Phrag besseae in situ photos

Discussion in 'Phragmipedium' started by Kyle, Nov 8, 2006.

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  1. Apr 18, 2010 #21

    Kyle

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    Besseae is easy to see in situ, dalessandroi is harder. I have not seen dalessandroi. Contact Ecuagenera, they can arrange a tour for you. 1 day, one week, one month. What ever you want.
     
  2. Apr 18, 2010 #22

    Hera

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    I am curious to know how big the clumps get in the wild. It appeared that the plants photographed were 2-3 clump plants. How old is the avarage plant in the wild, are they short lived, or do they get to be large healthy clumps that are several years old. Does anybody know?
     
  3. Apr 18, 2010 #23

    e-spice

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    Thanks for posting those Kyle!

    e-spice
     
  4. Apr 18, 2010 #24
    Hi Kyle

    I have a an arrangement with Mundiflora.... dalessandroi grow practicaly in their backyard.

    They are the ones I bought dalessandroi from.

    I have planed for one week in a 4 wheel drive with them.... Ecuador is not very big :):)
    best
    Lars
     
  5. Apr 18, 2010 #25

    Berrak

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    Lovely photos Kyle - thanks a lot.

    Lycky you Lars that will travel over there.
     
  6. Apr 19, 2010 #26

    cnycharles

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    amazing the interesting posts that you can dig up from way back... and also thanks for posting these pictures
     
  7. Apr 19, 2010 #27

    NYEric

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    When are you planning on going?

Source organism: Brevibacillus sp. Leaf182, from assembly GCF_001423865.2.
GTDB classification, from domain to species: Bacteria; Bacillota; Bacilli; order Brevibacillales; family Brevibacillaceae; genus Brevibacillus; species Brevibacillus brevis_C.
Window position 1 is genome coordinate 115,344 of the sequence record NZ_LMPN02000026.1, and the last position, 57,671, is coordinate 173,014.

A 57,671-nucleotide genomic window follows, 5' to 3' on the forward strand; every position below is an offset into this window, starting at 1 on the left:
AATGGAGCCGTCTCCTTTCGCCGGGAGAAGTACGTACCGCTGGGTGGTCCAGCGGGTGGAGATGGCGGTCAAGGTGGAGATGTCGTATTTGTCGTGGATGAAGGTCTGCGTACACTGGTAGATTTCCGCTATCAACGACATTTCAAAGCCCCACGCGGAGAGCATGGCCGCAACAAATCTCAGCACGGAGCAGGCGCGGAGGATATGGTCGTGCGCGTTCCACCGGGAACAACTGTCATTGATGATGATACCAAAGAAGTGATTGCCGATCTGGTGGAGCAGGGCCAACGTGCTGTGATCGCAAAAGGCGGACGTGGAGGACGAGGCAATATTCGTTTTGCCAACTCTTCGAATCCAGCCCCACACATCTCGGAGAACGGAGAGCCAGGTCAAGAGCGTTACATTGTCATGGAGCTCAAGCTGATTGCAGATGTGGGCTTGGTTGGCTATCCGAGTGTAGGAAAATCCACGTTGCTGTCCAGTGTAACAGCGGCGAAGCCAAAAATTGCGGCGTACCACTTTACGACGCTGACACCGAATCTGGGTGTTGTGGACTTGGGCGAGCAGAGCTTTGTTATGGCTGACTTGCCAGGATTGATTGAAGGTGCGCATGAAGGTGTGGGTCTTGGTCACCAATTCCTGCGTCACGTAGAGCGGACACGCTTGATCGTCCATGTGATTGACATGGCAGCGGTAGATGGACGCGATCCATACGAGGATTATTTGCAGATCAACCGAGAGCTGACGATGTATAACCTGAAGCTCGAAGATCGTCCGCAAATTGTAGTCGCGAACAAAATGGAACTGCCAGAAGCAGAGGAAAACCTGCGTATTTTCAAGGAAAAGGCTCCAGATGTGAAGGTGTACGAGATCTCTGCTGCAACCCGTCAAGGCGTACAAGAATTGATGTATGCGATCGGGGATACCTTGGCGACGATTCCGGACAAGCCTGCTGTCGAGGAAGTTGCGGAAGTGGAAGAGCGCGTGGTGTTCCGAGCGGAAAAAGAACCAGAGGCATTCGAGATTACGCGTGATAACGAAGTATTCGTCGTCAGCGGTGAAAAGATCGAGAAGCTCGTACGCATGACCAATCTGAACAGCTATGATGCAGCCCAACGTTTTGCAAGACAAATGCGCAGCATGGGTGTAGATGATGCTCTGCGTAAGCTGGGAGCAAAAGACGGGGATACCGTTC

8. Apr 19, 2010 #28
    Hi

    I plan to go in aughtum.... late october I hope.

    Will that be a good time to see them flower in the wild ?

    :)
    Lars
     
  9. Apr 19, 2010 #29

    NYEric

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    I think I was told that that's the worst time to go.














    Just kidding! :poke: I heard February and October are the best times to go; not too rainy and lots in bloom. Maybe we'll meet there.
     
  10. Apr 22, 2010 #30

    Chuck

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    A group of us just got back from Ecuador. The besseaes are is bloom now.
     
  11. Apr 22, 2010 #31

    tomkalina

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    Actually, If you're interested in seeing Phrag. besseae in bloom in Ecuador, autumn or spring are the times to go (see photo). Our trips to besseae habitat, are scheduled for either early May or early November. Also would recommend contacting Ecuagenera for a tour; it's the best way to go, and the guides are very helpful - especially if you've never gone before and the tours are (relatively) reasonably priced.


    Thanks, Tom
     
    Last edited: May 26, 2011
  12. Apr 22, 2010 #32

    NYEric